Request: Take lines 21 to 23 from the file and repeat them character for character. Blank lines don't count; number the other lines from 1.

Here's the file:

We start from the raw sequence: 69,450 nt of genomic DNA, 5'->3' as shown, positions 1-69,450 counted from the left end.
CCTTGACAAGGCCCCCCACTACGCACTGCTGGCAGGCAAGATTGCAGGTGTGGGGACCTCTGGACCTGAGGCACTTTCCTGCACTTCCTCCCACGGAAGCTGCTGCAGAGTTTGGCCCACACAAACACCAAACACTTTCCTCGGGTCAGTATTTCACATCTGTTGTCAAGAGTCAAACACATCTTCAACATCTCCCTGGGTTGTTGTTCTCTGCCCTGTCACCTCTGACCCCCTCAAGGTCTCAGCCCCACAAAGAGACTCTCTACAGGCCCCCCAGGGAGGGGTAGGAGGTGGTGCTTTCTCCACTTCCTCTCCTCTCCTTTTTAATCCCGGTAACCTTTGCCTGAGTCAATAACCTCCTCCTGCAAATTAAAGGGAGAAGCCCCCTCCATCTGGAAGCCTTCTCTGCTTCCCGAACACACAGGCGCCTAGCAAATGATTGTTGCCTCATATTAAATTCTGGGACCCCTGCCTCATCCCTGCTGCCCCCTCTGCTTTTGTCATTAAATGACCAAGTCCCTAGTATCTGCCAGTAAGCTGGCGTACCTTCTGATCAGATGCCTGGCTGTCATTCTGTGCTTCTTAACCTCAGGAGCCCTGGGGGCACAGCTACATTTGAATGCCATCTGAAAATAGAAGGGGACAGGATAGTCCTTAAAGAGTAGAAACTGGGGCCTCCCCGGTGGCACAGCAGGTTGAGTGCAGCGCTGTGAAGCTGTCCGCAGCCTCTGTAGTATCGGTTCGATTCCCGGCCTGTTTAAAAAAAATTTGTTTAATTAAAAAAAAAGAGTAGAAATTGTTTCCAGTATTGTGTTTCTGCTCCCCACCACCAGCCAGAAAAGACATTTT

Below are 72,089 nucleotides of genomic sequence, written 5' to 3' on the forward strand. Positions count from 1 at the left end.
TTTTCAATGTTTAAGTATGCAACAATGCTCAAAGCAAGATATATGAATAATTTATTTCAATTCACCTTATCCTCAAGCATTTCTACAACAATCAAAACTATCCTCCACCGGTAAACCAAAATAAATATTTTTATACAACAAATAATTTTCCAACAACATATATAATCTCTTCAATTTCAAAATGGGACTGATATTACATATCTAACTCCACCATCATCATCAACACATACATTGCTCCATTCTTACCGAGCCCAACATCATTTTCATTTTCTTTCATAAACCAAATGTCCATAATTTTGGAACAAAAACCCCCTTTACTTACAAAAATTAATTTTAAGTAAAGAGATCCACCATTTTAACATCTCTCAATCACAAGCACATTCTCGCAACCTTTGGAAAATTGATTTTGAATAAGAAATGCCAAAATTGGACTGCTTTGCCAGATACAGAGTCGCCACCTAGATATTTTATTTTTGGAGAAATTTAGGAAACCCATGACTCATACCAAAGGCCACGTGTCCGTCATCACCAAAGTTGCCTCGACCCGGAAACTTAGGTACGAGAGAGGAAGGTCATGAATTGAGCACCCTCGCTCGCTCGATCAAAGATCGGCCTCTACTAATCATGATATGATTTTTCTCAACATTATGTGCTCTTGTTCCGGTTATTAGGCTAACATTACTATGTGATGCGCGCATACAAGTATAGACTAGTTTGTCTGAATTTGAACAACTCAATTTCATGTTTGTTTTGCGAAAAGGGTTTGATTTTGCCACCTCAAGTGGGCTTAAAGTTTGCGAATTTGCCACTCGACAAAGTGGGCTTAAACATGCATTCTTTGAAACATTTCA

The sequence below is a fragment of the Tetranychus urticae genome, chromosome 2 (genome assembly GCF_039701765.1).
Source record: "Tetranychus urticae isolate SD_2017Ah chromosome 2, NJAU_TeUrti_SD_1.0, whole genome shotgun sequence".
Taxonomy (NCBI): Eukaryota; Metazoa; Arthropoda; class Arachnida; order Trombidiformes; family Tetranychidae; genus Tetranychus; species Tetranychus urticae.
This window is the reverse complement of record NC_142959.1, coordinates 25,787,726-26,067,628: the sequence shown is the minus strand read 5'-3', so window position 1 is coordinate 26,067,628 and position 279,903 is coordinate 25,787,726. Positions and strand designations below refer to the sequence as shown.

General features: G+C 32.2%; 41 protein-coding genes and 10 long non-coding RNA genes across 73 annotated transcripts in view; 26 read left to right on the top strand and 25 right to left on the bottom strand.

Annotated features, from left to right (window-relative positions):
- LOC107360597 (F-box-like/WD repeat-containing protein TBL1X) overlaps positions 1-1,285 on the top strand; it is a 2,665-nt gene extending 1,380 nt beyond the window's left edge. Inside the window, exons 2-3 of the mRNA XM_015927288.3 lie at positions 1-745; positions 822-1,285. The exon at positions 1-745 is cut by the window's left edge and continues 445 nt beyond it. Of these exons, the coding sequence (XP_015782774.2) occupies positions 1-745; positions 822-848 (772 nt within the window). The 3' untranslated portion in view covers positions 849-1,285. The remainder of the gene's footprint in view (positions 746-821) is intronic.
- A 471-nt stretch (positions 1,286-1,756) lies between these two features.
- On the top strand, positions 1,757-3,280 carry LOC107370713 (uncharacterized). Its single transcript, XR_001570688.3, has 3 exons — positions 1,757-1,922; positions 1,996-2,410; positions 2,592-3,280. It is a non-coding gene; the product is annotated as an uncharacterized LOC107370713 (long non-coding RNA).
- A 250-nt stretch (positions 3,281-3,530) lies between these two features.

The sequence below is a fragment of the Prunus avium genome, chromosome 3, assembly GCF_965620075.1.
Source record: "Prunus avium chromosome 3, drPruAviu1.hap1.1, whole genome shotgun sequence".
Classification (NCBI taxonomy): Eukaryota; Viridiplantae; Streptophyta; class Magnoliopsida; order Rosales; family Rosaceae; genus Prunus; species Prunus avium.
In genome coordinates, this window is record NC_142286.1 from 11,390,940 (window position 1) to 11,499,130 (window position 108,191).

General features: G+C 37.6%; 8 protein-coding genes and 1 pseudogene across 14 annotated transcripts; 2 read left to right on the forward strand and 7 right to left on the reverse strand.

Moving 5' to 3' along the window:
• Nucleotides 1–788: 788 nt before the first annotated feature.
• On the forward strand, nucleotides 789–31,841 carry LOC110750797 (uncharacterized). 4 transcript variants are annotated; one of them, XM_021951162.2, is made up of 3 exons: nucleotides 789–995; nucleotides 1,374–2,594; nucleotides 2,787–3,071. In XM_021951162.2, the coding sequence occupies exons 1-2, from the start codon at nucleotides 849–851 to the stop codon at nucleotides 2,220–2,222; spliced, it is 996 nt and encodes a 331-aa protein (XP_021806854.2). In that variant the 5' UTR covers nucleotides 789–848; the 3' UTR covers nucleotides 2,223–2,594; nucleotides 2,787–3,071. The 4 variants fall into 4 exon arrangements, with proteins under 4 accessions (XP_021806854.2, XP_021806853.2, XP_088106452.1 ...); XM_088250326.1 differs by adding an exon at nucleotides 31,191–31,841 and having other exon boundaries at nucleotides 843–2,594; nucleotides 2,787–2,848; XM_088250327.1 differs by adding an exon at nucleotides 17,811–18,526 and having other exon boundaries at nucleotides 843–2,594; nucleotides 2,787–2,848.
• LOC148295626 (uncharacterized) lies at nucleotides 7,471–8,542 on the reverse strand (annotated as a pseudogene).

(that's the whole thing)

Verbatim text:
• Nucleotides 1–788: 788 nt before the first annotated feature.
• On the forward strand, nucleotides 789–31,841 carry LOC110750797 (uncharacterized). 4 transcript variants are annotated; one of them, XM_021951162.2, is made up of 3 exons: nucleotides 789–995; nucleotides 1,374–2,594; nucleotides 2,787–3,071. In XM_021951162.2, the coding sequence occupies exons 1-2, from the start codon at nucleotides 849–851 to the stop codon at nucleotides 2,220–2,222; spliced, it is 996 nt and encodes a 331-aa protein (XP_021806854.2). In that variant the 5' UTR covers nucleotides 789–848; the 3' UTR covers nucleotides 2,223–2,594; nucleotides 2,787–3,071. The 4 variants fall into 4 exon arrangements, with proteins under 4 accessions (XP_021806854.2, XP_021806853.2, XP_088106452.1 ...); XM_088250326.1 differs by adding an exon at nucleotides 31,191–31,841 and having other exon boundaries at nucleotides 843–2,594; nucleotides 2,787–2,848; XM_088250327.1 differs by adding an exon at nucleotides 17,811–18,526 and having other exon boundaries at nucleotides 843–2,594; nucleotides 2,787–2,848.
• LOC148295626 (uncharacterized) lies at nucleotides 7,471–8,542 on the reverse strand (annotated as a pseudogene).